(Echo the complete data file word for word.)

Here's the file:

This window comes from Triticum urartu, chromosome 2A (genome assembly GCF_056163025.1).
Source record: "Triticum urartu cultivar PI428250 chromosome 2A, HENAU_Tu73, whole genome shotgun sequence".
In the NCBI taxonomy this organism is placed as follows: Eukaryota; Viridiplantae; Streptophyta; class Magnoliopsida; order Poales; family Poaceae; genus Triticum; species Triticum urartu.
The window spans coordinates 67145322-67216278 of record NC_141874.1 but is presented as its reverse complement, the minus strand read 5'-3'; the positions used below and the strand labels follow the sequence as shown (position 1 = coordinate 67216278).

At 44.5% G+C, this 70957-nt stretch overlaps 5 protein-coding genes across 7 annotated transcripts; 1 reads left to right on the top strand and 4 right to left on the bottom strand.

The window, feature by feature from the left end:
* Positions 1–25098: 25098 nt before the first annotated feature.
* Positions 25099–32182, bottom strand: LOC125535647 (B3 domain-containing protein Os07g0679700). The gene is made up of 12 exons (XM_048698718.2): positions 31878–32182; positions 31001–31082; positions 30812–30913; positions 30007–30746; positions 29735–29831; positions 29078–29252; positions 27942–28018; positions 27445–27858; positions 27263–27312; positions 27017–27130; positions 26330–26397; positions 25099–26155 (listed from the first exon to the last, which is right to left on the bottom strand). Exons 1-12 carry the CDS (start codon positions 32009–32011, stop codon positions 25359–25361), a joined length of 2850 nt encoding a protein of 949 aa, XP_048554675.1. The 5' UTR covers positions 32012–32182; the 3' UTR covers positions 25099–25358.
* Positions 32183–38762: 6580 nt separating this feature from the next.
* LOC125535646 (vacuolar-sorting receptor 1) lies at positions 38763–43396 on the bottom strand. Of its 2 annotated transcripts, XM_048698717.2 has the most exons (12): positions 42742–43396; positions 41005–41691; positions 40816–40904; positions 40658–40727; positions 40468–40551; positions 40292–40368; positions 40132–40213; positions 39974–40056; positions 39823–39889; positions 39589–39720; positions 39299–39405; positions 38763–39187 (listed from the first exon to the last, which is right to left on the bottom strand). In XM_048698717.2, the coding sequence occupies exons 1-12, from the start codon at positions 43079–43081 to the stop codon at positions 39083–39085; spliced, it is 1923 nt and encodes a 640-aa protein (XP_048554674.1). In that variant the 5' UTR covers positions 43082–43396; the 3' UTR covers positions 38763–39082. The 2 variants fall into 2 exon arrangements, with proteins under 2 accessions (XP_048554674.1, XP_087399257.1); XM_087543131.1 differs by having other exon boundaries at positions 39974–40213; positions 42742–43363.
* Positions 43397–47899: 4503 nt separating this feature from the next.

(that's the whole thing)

This window comes from Triticum urartu, chromosome 2A (genome assembly GCF_056163025.1).
Source record: "Triticum urartu cultivar PI428250 chromosome 2A, HENAU_Tu73, whole genome shotgun sequence".
In the NCBI taxonomy this organism is placed as follows: Eukaryota; Viridiplantae; Streptophyta; class Magnoliopsida; order Poales; family Poaceae; genus Triticum; species Triticum urartu.
The window spans coordinates 67145322-67216278 of record NC_141874.1 but is presented as its reverse complement, the minus strand read 5'-3'; the positions used below and the strand labels follow the sequence as shown (position 1 = coordinate 67216278).

At 44.5% G+C, this 70957-nt stretch overlaps 5 protein-coding genes across 7 annotated transcripts; 1 reads left to right on the top strand and 4 right to left on the bottom strand.

The window, feature by feature from the left end:
* Positions 1–25098: 25098 nt before the first annotated feature.
* Positions 25099–32182, bottom strand: LOC125535647 (B3 domain-containing protein Os07g0679700). The gene is made up of 12 exons (XM_048698718.2): positions 31878–32182; positions 31001–31082; positions 30812–30913; positions 30007–30746; positions 29735–29831; positions 29078–29252; positions 27942–28018; positions 27445–27858; positions 27263–27312; positions 27017–27130; positions 26330–26397; positions 25099–26155 (listed from the first exon to the last, which is right to left on the bottom strand). Exons 1-12 carry the CDS (start codon positions 32009–32011, stop codon positions 25359–25361), a joined length of 2850 nt encoding a protein of 949 aa, XP_048554675.1. The 5' UTR covers positions 32012–32182; the 3' UTR covers positions 25099–25358.
* Positions 32183–38762: 6580 nt separating this feature from the next.
* LOC125535646 (vacuolar-sorting receptor 1) lies at positions 38763–43396 on the bottom strand. Of its 2 annotated transcripts, XM_048698717.2 has the most exons (12): positions 42742–43396; positions 41005–41691; positions 40816–40904; positions 40658–40727; positions 40468–40551; positions 40292–40368; positions 40132–40213; positions 39974–40056; positions 39823–39889; positions 39589–39720; positions 39299–39405; positions 38763–39187 (listed from the first exon to the last, which is right to left on the bottom strand). In XM_048698717.2, the coding sequence occupies exons 1-12, from the start codon at positions 43079–43081 to the stop codon at positions 39083–39085; spliced, it is 1923 nt and encodes a 640-aa protein (XP_048554674.1). In that variant the 5' UTR covers positions 43082–43396; the 3' UTR covers positions 38763–39082. The 2 variants fall into 2 exon arrangements, with proteins under 2 accessions (XP_048554674.1, XP_087399257.1); XM_087543131.1 differs by having other exon boundaries at positions 39974–40213; positions 42742–43363.
* Positions 43397–47899: 4503 nt separating this feature from the next.